Today I attended the @WaterWellsFirst press conference. The egg shown in the picture was prepared with the contaminated well water that the Province says is safe to drink. Would you eat this egg @Kathleen_Wynne ? #healthhazzardstudynow pic.twitter.com/4TJXeSKcoq
— Mayor Todd Case (@ToddCaseLKM) April 11, 2018
Never assume|The Chatham Voice|April 11, 2018
The people of Chatham-Kent aren’t stupid and it makes us a little angry when the powers that be assume we are.
The news this week about the EBS Geostructural Consultant blog that had a key phrase removed regarding the company’s advice to Hydro One about using micro-piling methods instead of deep piling to avoid “potential for driven pile installation to cause issues with nearby active water wells” is disturbing on so many levels.
First, the advice to Hydro One is proof at least one government agency used alternative methods of pile-driving to avoid disturbing area water wells, with the blessing of the Ministry of the Environment, as the blog states.
Second, it refutes the claims by the North Kent One wind farm that there couldn’t possibly be any connection between deep pile driving methods used to construct the turbine foundations and the complaints of sediment contamination in several water wells in the project area.
And finally, removing the line referring to water wells doesn’t make us “unsee” the information. We now know at least one government agency – Hydro One – sought advice on how to construct towers with the least impact to area wells and went with that advice, keeping in line with the company commitment to “identify and evaluate environmental risks to ensure that hazards are eliminated or controlled” as it states on its website.
So asking us to disregard what we read because it wasn’t being “used properly” and expecting us to believe this advice is not in any report to Hydro One is utterly ridiculous and, frankly, insulting.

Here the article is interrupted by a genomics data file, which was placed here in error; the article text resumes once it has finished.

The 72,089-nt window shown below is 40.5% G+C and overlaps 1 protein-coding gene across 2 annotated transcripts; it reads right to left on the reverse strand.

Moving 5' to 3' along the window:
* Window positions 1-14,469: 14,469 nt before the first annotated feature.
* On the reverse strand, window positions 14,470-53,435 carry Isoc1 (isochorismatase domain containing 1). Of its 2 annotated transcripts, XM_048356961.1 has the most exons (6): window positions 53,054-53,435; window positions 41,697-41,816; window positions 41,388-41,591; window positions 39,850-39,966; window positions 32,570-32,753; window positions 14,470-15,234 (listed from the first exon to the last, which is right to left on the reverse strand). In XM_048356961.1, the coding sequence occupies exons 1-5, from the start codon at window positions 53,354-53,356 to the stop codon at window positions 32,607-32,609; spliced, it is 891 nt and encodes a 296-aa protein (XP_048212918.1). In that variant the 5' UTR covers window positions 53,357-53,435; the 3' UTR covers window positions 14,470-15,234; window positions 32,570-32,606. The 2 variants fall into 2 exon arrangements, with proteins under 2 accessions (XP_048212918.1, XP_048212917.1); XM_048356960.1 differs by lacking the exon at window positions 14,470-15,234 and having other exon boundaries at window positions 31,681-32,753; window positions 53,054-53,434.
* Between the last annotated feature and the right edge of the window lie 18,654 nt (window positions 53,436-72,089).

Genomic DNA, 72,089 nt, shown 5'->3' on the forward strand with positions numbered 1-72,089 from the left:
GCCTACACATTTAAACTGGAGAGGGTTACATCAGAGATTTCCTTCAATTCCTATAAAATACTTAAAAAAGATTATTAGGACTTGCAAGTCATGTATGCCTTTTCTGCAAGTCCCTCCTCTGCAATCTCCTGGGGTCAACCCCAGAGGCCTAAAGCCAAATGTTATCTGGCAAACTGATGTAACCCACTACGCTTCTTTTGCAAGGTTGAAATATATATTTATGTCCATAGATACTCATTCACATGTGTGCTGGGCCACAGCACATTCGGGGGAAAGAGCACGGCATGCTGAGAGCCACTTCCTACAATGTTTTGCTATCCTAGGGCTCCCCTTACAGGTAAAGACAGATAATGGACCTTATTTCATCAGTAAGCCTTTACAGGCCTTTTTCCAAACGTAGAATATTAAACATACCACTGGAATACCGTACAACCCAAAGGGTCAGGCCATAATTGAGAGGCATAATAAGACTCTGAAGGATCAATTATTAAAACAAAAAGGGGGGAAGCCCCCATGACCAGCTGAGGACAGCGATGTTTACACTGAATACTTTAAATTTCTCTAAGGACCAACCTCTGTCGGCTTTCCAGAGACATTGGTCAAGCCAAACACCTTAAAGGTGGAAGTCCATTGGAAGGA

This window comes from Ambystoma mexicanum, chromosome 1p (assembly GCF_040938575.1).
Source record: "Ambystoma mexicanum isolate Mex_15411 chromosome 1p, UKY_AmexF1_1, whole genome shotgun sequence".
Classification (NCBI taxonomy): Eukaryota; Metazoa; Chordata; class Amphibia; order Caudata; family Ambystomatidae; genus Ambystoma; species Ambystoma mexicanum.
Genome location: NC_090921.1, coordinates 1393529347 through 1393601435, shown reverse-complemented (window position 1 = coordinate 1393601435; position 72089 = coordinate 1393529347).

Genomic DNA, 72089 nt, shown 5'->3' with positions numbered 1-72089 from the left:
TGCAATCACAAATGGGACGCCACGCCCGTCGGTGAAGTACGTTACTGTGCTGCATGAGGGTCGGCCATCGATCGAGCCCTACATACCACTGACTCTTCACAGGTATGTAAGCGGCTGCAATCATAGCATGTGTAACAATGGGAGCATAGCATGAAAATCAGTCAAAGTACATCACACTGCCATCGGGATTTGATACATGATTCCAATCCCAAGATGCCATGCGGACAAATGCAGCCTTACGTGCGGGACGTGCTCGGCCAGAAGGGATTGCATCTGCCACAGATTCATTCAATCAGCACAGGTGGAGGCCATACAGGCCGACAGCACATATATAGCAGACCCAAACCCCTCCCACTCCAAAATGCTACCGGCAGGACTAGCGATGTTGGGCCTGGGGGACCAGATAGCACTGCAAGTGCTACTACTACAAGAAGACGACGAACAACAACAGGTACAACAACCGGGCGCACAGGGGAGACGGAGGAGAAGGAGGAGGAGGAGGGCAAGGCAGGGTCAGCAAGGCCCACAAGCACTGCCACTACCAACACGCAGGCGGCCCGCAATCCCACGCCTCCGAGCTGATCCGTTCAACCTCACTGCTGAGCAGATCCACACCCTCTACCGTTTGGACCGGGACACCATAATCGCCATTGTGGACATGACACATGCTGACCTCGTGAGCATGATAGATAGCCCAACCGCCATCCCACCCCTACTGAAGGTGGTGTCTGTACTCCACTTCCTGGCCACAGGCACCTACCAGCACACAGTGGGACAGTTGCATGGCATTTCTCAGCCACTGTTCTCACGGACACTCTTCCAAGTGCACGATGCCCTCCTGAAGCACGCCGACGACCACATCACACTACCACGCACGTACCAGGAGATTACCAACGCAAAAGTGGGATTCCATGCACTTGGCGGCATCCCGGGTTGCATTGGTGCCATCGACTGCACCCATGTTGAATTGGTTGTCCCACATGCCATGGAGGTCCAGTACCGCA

If Samsung and Pattern are going to stick to their assertion their construction methods couldn’t possibly be the problem for well owners, and if the environment ministry and municipal officials are going to buy into that when other sources say otherwise, it is time for us all to demand better from our deciison makers.
The well owners have been dealing with dirty water for long enough. We need to start questioning why the environment ministry and the municipality are letting the turbine companies dictate what we consider unsafe for our rural residents, and why these well owners have to fund their own investigation into the potential carcinogenic sediment in the water the government insists is safe to drink.
And because our chief medical officer of health says so isn’t a good enough reason. Until the governments – local and provincial – step up and demand answers from an unbiased third party, we will continue to be treated as naïve sheep who need to be neither seen nor heard.
Yeah, we don’t think so.